Competition has long been revered, at least in our capitalistic society. The mere mention of the word has been known to bring tears to the eyes of captains of industry and athletes, among others. Many believe that whatever we have that is of value we owe to the blessings of competition.
What is methodically overlooked, however, is the cooperation that inevitably accompanies all competition. Certainly the purest form of competition is war. Yet even in war there is cooperation between enemies. They must agree to show up on the same battlefield or they cannot fight (“What if they threw a war and nobody came?”). Armies in the field must cooperate with one another in order to fight. Then there is the Geneva Convention, the Code of Conduct, Rules of Engagement, and other sets of agreements too numerous to mention. So even in the most sacred forms of competition, cooperation is utterly indispensable.
The interesting thing is that you cannot have competition without cooperation, but you can have cooperation without competition. That is, in fact, one of the singular features of the Internet: it is based on cooperation rather than competition. Don’t think me so naive as to believe that there is nothing competitive going on in cyberspace. Far from it. But that competition is part of the content, not an element of its defining nature. And since the Internet is something of a prototype for the new reality that is now emerging, it is a good model to follow in adapting to our own future. If it works on the net, it can probably be adapted to human life offline.
What we value most is gained through cooperation. The more cooperative you are, the better your life works. It has long been assumed that competitiveness is an essential component of human nature, but we seldom hear about man’s inherent cooperativeness. Yet in cyberspace, the most unrestricted playing field in history, this is the quality that has risen to the surface. The Internet literally owes its existence to cooperation freely given. No where else can you find so much freely offered. Everywhere you look, you find free information, free services, free speech, free art, free, free, free….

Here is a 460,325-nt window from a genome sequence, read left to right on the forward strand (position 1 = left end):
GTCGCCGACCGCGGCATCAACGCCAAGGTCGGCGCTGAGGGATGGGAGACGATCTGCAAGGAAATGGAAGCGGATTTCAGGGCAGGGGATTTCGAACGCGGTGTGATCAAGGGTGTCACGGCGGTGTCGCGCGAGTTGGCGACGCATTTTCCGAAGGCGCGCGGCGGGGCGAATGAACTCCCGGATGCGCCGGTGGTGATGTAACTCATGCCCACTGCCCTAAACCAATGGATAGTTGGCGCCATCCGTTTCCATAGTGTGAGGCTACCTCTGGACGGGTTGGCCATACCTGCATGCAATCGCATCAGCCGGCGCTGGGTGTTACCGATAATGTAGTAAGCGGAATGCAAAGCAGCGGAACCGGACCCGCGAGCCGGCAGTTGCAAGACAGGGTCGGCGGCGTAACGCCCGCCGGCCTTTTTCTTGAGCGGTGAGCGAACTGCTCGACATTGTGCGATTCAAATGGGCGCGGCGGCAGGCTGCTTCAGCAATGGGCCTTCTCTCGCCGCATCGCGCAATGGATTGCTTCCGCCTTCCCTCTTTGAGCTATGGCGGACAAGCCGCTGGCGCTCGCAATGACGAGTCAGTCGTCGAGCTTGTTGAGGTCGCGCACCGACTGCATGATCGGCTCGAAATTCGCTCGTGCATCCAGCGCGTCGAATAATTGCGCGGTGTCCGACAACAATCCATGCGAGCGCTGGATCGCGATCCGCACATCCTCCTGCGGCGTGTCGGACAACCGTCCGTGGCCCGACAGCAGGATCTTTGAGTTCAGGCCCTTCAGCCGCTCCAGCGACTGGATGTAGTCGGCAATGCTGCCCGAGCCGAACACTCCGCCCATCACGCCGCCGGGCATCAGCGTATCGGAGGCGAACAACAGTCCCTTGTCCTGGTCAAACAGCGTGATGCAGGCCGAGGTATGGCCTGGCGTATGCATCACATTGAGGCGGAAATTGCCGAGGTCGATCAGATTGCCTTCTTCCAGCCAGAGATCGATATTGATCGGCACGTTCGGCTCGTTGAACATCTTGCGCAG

Cooperation is monumentally cheaper than competition as a means to accomplishing common goals. Perhaps best of all, in matters of cooperation, everyone wins. This is in stark contrast to most forms of competition where someone is assured of losing. Competition is the archetypal “zero-sum game.” In case you’re not familiar with the term, a brief description is in order.
The so-called zero-sum game (for more on this look here) is one in which everything won by one player must be lost by others. In other words, for me to win $1, my competitors must collectively lose exactly $1. This is what is referred to variously as “the law of the jungle,” or “kill or be killed,” or “it’s a dog eat dog world.” But what if it’s really a dog-eat-dog food world? What if competition is a fool’s paradise?